“The interdisciplinary backgrounds of professors and faculty impressed me about Human Ecology,” Horgan said. “It was exciting to interact with so many people with differing perspectives who all harmoniously worked together.”

As graduate students, Etta and Horgan conducted hands-on research in the Cognitive Development and Media Lab and the Child Development Lab (CDL) — a laboratory preschool housed in the School of Human Ecology. These research opportunities fed their curiosity and carved out a pathway to make a difference.

A woman with long blonde hair holds a new born baby at a graduation ceremony. The woman is wearing a black and red graduation gown and the baby is wearing a striped onesie and red beanie.
Etta is the mom of twin 3-year-old daughters and a 10-month-old son. She attended the Spring 2023 UW–Madison commencement ceremony with her son and Kirkorian.

“Teachers and parents who were worried about the effects of digital screens on young kids would ask us many questions,” Etta said. “We found an audience who wanted to learn more and who were empowered to make better, informed choices in their parenting and educator roles.”

These conversations with parents initially sparked the idea behind Those Media Moms. The need was clear: There was incredible research on children’s screen time and media use that was not crossing over from academic settings to the family living room. Etta and Horgan were determined to bridge the gap.

Expertise that empowers

With a combined 15 years of experience researching media use in toddlers and preschoolers, and a clear initiative to change fear-based narratives around children’s digital media, Those Media Moms — you could say — was born.

Shortly after completing the Human Ecology HDFS PhD program in December 2022, Etta and Horgan got to work. Those Media Moms’ Instagram and website went live in early 2023, targeted to the first of three main audiences: parents. The information-rich, thoughtfully designed social posts, blogs and courses offered approachable, down-to-earth resources for parents to learn and feel understood in guiding their children’s media use.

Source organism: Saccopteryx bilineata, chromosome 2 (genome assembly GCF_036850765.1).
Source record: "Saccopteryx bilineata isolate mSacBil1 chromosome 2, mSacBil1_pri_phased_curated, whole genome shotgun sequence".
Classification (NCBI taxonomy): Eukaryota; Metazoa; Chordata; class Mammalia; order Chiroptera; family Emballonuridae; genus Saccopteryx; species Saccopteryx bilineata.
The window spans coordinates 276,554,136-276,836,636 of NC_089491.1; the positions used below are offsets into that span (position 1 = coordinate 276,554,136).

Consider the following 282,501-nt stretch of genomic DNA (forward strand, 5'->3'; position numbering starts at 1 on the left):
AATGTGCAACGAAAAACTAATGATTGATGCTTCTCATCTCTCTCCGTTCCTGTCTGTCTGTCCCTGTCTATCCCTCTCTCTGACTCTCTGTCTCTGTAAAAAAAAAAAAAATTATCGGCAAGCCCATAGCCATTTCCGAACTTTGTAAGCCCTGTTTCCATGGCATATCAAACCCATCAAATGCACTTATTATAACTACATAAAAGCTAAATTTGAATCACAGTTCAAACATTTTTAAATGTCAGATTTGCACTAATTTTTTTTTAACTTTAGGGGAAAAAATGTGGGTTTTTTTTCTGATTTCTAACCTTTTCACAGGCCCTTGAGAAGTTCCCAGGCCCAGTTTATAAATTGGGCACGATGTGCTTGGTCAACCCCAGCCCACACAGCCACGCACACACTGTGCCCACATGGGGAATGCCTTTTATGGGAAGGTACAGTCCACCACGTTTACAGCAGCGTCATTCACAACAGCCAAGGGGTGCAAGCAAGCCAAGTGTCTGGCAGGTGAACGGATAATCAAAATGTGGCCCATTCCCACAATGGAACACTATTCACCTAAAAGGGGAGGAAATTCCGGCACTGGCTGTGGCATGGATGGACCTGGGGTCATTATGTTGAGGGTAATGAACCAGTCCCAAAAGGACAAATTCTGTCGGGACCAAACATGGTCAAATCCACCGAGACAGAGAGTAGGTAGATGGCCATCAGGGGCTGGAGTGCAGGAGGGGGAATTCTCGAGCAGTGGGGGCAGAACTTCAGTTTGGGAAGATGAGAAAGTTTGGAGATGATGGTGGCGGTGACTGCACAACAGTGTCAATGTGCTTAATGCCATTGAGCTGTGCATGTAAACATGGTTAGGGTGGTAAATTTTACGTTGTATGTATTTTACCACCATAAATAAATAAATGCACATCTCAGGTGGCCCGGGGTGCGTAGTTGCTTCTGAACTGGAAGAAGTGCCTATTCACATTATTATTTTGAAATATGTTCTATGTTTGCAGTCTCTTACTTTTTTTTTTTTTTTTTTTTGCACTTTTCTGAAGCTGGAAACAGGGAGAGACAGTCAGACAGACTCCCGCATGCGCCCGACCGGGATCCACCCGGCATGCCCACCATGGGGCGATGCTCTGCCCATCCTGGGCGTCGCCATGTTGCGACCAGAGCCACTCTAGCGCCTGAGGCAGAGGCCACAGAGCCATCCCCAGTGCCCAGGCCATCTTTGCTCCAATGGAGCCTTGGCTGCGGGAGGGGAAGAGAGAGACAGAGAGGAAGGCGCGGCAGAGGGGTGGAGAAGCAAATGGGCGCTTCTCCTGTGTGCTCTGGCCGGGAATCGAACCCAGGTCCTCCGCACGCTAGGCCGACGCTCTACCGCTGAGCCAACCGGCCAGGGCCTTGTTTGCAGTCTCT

Along with their grit and motivation to bring Those Media Moms to life, Etta and Horgan felt ready and expertly positioned to move their business forward because of their experiences at the School of Human Ecology.

A woman with long blonde hair poses will holding two young children. The woman is wearing a red and black graduation gown.
Horgan is the mom of two sons — a three year old and a one year old. They all celebrated Horgan’s PhD accomplishment at the Spring 2023 UW–Madison commencement ceremony.

“Working in the Cognitive Development and Media Lab, led by Heather [Kirkorian] as the director, there was always an emphasis on the ‘so what?’” Horgan said. “What are the kids telling us through the data we’ve collected and how can we use it to benefit them?”

A frequent step in their graduate studies was taking research back to parents by hosting events at the CDL or attending a local library parents’ night. It was encouraging for Etta and Horgan to experience how leading with connection and sharing their research in understandable, real-world ways made a positive impact.

“The research and lab training, along with marketing and design experience we gained gave us the boost we needed to realize, ‘Wow, we could really take this to a whole new level,’” Etta said. “We can take our research in a creative direction and have the confidence to share our expertise with parents who are seeking this information.”